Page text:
Somewhere in my head, I know he's right.  But at the same time, my heart and the other part of my head that does not take insults well really wants to strike back at him.  I know deep down that it would do no good to engage this a**hole in a conversation and try to set him straight (about the case or about my intelligence and ethical standards) but it sure would feel good to be able to respond.  Of course, for someone to attack a person they have never met on such a personal level takes a special kind of individual, one that I'm pretty sure I don't want to have further dealings with.

The problem that I have with this whole situation is how it has made me feel over the past few days.  First, it has made me not want to check my email or answer my phone or even go to work.  Those of you who know me in the professional arena know that I am one of those strange people that love what I do.  I love being an attorney and I love coming to work.  This week, not so much.  In those moments of thinking about looking at my email or answering the phone, there is a moment of dread, a moment of worry that Bonehead is on the other end, ready to spew more vitriol in my direction.  Worse even than the drop in the pit of my stomach is the doubt.  Bonehead made me question my own belief in my client's case (which I am sure he wanted me to do from the outset) and made me question my own ethics in taking the case.  Perhaps that is was is most troubling to me - this idea that maybe my client's case is not all that it is cracked up to be.

In the end, this will blow over (at least, for me.)  The litigation will continue and I am sure I will have more dealings with that firm (although if it is anything like other firms, I will probably deal with an associate of the lower order and the "big guns" will only come in for things like hearings on motions, mediation and trial - if we get that far.)   If I feel so inclined (and right now, I do) I might even tell the litigation partner to keep Bonehead out of the mix.  For now, I comfort myself with the idea that Bonehead is not litigation counsel and that if I am lucky, I will deal with his peons for the foreseeable future.  In the meantime, I will be boning up on insults in my own right, so that next time I will have a fighting chance.   (One more sidebar - I found this guy's bio on the firm website, complete with photo and I swear, he could give Nick Nolte's mug shots a run for their money!)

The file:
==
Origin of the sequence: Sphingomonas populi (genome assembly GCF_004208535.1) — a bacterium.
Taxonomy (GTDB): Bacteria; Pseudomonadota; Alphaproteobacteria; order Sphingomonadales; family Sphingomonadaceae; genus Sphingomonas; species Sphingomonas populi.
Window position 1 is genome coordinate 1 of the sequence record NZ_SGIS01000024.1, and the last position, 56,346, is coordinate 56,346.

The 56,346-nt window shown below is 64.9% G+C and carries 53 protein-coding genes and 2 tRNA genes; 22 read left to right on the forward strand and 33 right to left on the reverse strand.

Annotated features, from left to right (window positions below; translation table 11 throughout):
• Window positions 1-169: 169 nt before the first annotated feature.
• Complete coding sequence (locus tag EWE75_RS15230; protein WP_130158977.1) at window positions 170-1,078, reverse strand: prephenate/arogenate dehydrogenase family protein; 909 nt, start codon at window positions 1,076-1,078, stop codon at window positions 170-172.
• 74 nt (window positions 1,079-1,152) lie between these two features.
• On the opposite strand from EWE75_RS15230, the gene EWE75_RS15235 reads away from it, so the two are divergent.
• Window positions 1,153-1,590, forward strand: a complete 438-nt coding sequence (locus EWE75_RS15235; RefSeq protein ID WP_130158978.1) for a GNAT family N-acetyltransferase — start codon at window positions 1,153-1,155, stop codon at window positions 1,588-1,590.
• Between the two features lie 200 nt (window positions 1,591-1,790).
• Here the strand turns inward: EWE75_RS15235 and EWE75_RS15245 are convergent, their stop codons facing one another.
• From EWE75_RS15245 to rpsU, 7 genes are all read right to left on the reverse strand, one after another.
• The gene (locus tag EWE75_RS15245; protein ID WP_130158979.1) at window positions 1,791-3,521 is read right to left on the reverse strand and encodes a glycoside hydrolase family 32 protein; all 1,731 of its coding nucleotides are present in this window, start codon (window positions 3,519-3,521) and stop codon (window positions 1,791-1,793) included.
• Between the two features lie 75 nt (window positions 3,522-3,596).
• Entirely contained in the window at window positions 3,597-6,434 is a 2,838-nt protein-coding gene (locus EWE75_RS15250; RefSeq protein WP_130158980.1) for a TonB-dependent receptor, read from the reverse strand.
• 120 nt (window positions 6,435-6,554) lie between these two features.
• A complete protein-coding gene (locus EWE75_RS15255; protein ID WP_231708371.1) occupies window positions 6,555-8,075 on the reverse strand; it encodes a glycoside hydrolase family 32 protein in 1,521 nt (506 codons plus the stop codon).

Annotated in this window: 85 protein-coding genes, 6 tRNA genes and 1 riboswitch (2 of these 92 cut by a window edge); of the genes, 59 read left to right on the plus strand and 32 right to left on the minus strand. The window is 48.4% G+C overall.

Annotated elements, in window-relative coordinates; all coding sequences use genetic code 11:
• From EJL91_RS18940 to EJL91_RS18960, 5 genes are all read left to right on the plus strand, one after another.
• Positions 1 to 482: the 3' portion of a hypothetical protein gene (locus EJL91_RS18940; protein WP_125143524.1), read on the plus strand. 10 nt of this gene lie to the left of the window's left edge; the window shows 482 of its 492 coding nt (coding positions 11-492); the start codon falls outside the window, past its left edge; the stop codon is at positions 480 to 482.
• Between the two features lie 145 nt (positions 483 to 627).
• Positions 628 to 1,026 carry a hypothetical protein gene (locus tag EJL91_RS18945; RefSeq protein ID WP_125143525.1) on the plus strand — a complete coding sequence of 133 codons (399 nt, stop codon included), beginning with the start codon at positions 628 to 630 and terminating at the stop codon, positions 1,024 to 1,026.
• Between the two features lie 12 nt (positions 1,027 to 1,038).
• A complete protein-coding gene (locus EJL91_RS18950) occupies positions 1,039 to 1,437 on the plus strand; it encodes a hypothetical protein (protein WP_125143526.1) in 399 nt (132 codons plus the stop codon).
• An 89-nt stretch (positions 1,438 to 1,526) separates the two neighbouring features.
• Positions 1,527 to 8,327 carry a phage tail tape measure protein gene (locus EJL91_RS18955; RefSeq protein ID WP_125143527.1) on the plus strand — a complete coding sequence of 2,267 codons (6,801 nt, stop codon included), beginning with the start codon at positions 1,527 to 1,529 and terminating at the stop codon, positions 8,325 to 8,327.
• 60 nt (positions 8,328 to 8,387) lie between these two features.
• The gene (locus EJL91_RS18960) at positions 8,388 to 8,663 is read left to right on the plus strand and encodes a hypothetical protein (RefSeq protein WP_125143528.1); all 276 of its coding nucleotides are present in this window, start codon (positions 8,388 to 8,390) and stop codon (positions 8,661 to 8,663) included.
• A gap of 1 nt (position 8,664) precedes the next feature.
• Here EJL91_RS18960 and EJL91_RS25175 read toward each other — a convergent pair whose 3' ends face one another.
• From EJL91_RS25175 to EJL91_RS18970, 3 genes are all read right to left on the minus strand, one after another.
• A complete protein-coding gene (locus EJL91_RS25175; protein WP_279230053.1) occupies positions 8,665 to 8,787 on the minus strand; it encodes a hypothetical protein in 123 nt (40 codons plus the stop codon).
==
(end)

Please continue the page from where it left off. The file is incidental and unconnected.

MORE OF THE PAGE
And one final sidebar - if I have suffered this much indigestion and worry over a rude comment made by someone in a business setting, insults that I truly know are not correct, can you imagine how much hurt others must feel when they are picked on for how they look or talk or a physical impairment they might have?  Just something to think about, as you go out and face the day.  But if you do feel the need to insult someone's driving, make sure that your windows are rolled up and that your kids are not in the car (because you know they are going to repeat whatever you say!)

Tuesday, September 25, 2012

Birthday Wishes, No Cake and wait - you're Jewish?

So much birthday love on my Facebook page and alot of it before 8 a.m.!  Thank you!

When I was a kid, I would have to wait until I got home from school to see what cards were in the mail before I knew if anyone remembered my day.  These days, with the internet and Facebook and "my calendar" applications, people are easier to reach out and touch.  It may seem like a small and  bit impersonal thing, but when you wake up on your birthday and find 30 messages in your inbox, it feels good.  (I do still like to get "snail mail" cards also.  Doesn't everyone like to get "real" mail?)

Growing up, my birthday would sometimes fall on days marked "Rosh Hashana" or "Yom Kippur" on the calendar.  I had no idea what those days were, but always thought that it was "cool" or "neat" that my birthday fell on a holiday.  It was not until I began studying Judaism that I realized how "cool" or "neat" it really was.  My 30th was particularly interesting, as it fell on Yom Kippur which is a fast day.  That means that I did not get to eat anything, all day long, until after sundown.  This birthday will be an interesting one because it is Kol Nidre - pretty much the holiest date of the Jewish year.  I get to eat until sundown, so I'll be sure to cram as much cake and ice cream in before then as I can, and that should help me get through the following 25 or so hours of not eating anything at all.

As I get closer and closer to 40, and as my friends and family get to and pass 40 (don't worry, I won't name names), I find myself spending more time looking back and considering where my life is and where it is going.  No, I won't bore you with the details.  Suffice to say that I think it has been pretty good and I'm looking forward to where it is going.  Skydiving, anyone?